The 14th annual Veterans' Day Parade and ceremony brought hundreds of spectators to downtown Hollister on a sunny Wednesday to honor those who have served their country.
A massive red-and-while fire truck rumbled down San Benito Street at the end of the parade in which 38 entries -- including color guards, marching units, politicians, classic cars, service clubs, and more than a few military and American flags -- passed the assembled crowds lining the route.
Parade co-chair Frankie Gallagher, who has organized the event since 2007, declared it a rousing success. She said the first parade, in 2001, had 19 entries and each year the numbers continue to climb. She said it is a success because of the many dedicated volunteers.
“I thoroughly enjoy co-chairing the event and it’s an honor to give back to our veterans,” she said. “I do it because it’s a family legacy. My whole family are veterans. My dad and all seven of his brothers were veterans and I met my husband (Navy) at the VFW.”
The day’s festivities started off with 12 new banners being hoisted above downtown streets to honor active-duty military members who have connections to Hollister.
VFW Post 9242 Commander Bernie Ramirez, who served in the Army during the Vietnam War, said the banner for each person will remain until he or she leaves the service. He also spoke about the parade’s grand marshal, Sgt. Brian Jergens.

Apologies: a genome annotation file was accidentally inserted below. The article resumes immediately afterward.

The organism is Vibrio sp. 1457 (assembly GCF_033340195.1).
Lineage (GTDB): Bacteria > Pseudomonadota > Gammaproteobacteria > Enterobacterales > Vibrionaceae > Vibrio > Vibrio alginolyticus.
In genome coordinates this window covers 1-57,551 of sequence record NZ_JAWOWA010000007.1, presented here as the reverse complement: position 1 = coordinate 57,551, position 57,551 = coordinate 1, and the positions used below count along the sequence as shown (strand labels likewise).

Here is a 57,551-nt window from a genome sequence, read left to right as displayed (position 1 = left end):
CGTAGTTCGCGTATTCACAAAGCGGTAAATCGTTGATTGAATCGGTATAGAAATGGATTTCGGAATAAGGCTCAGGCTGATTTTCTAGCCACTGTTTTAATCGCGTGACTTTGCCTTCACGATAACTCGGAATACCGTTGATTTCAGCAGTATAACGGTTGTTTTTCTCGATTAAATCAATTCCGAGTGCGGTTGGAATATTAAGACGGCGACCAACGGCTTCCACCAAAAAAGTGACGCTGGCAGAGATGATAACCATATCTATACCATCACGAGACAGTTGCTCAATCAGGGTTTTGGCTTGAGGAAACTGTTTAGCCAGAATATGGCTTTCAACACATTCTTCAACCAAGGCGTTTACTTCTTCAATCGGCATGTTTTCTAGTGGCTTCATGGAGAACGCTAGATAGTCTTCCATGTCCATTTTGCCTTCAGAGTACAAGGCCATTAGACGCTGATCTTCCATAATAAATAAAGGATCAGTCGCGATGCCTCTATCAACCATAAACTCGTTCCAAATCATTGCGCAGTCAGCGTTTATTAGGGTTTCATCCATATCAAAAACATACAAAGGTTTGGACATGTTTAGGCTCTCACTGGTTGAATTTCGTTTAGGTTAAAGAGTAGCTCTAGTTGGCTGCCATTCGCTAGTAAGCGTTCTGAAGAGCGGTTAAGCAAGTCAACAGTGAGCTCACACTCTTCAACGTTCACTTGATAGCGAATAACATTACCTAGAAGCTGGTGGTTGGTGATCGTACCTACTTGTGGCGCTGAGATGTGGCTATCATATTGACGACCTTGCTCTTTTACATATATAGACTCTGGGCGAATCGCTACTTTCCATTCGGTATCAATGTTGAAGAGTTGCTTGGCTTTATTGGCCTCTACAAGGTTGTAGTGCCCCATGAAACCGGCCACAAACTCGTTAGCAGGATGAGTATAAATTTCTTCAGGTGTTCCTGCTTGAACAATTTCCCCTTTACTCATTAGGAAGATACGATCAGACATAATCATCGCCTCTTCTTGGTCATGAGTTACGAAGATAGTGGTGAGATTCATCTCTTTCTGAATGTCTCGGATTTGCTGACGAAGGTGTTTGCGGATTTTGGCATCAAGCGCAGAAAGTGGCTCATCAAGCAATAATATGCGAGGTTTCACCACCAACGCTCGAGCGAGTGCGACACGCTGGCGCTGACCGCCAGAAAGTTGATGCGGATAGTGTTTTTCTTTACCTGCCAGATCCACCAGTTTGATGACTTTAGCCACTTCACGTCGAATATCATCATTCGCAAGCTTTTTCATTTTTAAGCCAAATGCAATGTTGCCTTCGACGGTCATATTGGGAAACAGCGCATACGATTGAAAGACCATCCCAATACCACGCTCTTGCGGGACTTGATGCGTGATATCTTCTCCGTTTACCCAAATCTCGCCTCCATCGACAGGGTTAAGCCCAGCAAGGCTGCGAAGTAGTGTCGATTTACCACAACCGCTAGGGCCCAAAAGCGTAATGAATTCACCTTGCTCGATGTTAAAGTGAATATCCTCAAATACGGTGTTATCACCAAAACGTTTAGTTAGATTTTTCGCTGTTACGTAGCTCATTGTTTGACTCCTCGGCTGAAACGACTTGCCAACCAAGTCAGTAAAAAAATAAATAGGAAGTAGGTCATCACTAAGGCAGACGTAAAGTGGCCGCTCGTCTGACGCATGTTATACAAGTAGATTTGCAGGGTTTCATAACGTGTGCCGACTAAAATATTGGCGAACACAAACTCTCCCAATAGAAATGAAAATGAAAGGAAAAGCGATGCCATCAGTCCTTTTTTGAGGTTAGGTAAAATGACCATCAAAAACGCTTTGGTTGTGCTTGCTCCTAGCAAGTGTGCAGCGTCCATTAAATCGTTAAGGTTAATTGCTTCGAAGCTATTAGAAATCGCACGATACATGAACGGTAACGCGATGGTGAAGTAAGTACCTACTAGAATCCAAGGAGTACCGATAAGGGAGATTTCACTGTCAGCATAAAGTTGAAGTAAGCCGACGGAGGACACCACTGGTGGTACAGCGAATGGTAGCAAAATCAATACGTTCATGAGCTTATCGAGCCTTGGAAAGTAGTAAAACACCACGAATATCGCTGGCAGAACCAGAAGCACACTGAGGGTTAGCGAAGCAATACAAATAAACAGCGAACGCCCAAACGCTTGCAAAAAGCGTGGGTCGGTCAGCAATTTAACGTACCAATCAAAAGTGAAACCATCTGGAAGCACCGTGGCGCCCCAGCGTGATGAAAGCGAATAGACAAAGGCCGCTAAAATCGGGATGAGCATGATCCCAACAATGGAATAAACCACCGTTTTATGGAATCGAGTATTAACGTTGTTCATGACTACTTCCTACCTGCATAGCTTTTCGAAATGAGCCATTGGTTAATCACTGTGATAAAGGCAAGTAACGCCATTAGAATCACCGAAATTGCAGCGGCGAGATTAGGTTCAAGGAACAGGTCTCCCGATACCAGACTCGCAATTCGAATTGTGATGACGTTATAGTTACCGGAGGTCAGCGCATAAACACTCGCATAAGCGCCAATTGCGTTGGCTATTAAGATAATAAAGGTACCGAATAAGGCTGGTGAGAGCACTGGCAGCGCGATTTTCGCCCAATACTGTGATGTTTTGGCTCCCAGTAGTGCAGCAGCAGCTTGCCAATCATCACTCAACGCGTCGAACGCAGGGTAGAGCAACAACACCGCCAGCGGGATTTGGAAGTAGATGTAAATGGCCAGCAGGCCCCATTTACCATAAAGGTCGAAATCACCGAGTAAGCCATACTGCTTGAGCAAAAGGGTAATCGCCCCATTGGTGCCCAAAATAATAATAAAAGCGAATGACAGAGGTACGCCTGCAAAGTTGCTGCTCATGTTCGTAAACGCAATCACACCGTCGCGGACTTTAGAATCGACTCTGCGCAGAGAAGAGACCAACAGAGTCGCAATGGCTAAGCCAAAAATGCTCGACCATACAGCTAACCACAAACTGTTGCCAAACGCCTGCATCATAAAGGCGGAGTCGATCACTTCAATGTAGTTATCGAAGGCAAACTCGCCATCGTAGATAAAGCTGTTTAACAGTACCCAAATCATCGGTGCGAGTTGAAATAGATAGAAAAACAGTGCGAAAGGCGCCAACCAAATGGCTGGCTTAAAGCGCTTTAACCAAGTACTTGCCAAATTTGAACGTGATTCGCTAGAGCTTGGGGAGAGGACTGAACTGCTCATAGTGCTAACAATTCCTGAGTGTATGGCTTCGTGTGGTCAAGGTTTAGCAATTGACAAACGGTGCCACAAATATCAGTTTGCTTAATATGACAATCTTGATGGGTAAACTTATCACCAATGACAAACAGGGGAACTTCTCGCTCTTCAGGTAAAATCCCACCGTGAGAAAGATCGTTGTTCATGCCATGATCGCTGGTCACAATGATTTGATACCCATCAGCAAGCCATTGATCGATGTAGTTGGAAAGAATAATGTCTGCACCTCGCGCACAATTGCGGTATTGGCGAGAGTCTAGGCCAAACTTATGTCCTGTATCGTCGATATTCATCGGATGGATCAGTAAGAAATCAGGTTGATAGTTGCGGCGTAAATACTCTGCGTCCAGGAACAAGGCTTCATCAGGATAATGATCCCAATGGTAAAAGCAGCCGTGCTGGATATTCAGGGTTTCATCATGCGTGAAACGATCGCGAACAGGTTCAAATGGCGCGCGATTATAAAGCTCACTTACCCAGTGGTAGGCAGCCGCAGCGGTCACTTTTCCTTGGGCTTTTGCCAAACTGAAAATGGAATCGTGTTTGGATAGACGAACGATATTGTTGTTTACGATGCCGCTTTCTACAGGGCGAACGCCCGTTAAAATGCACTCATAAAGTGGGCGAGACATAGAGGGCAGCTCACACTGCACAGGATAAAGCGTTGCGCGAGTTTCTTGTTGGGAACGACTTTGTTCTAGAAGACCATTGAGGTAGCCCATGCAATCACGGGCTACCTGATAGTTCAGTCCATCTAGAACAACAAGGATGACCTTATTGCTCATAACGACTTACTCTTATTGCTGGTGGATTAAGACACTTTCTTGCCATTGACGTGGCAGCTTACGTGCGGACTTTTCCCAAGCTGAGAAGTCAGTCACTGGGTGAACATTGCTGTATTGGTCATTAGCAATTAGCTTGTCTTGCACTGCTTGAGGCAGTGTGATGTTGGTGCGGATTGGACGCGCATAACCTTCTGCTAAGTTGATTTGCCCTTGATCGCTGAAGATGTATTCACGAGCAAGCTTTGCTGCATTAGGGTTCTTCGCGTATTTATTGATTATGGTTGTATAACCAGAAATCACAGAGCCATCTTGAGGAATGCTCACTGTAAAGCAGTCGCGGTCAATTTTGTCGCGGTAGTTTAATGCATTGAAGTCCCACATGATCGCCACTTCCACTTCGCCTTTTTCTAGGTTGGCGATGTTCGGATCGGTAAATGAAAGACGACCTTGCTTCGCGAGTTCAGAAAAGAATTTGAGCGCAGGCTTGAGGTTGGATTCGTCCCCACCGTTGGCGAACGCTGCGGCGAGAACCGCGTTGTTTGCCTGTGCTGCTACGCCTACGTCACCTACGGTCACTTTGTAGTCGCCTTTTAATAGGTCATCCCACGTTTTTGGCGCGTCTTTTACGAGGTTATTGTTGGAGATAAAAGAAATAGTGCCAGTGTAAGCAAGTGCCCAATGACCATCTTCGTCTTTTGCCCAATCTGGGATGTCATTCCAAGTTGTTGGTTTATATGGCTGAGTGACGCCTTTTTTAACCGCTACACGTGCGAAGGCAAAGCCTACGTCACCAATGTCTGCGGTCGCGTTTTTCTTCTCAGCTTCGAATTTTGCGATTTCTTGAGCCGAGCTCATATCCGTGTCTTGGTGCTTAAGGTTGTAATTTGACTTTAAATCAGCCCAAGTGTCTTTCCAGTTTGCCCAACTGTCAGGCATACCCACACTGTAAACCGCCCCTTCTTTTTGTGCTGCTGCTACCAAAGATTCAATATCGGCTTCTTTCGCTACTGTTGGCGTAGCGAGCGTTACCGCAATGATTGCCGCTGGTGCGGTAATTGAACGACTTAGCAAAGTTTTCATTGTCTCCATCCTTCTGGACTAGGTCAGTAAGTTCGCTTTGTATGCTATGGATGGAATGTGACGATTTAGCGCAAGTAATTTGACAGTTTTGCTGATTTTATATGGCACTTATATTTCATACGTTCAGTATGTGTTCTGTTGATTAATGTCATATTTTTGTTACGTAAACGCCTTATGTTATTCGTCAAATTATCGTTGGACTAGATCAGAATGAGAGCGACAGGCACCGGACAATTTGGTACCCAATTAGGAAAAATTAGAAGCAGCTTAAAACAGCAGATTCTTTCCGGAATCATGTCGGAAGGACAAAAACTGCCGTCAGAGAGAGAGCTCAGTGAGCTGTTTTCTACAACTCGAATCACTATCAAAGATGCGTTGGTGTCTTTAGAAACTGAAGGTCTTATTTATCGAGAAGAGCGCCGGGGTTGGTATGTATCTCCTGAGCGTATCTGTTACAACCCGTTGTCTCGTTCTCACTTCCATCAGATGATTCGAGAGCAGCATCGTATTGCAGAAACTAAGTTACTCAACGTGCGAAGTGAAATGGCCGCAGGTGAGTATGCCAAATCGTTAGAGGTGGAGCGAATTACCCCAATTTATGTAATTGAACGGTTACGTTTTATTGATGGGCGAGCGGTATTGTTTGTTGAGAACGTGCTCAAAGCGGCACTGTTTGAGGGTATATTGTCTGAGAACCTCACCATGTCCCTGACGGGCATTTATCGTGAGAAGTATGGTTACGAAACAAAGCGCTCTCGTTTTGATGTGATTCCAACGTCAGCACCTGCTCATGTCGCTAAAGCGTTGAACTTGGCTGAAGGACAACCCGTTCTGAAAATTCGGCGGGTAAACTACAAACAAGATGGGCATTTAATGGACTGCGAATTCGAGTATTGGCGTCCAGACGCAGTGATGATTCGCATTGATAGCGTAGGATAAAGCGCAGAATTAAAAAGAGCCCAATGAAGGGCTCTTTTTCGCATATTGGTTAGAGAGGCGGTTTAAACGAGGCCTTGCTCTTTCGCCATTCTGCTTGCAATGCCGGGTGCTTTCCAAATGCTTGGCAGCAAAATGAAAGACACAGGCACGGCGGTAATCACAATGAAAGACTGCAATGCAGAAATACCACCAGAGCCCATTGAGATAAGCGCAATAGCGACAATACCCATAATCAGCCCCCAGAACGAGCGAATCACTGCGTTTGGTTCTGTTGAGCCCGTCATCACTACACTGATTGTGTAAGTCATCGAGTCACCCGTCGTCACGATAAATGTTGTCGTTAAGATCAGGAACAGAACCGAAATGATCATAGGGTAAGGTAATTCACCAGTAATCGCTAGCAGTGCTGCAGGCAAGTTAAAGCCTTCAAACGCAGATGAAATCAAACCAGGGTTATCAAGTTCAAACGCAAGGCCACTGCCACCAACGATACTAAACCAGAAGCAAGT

“He was severely wounded in Afghanistan,” Ramirez said. “He lost both of his legs and suffered severe head trauma. We elected him to be our grand marshal for his service and sacrifice.”
Ramirez said he is committed to serving veterans because it’s his way of giving back to them and to the community.
“Also, the younger veterans need to know that we’re willing to help them and, hopefully, one day they will step up and take our place and take over,” he said. “It’s a great honor and I’m honored to be able to put up banners for our active duty military.”
At his side through just about every endeavor involving veterans is Ramirez's wife, Palmira, who is as committed as he is.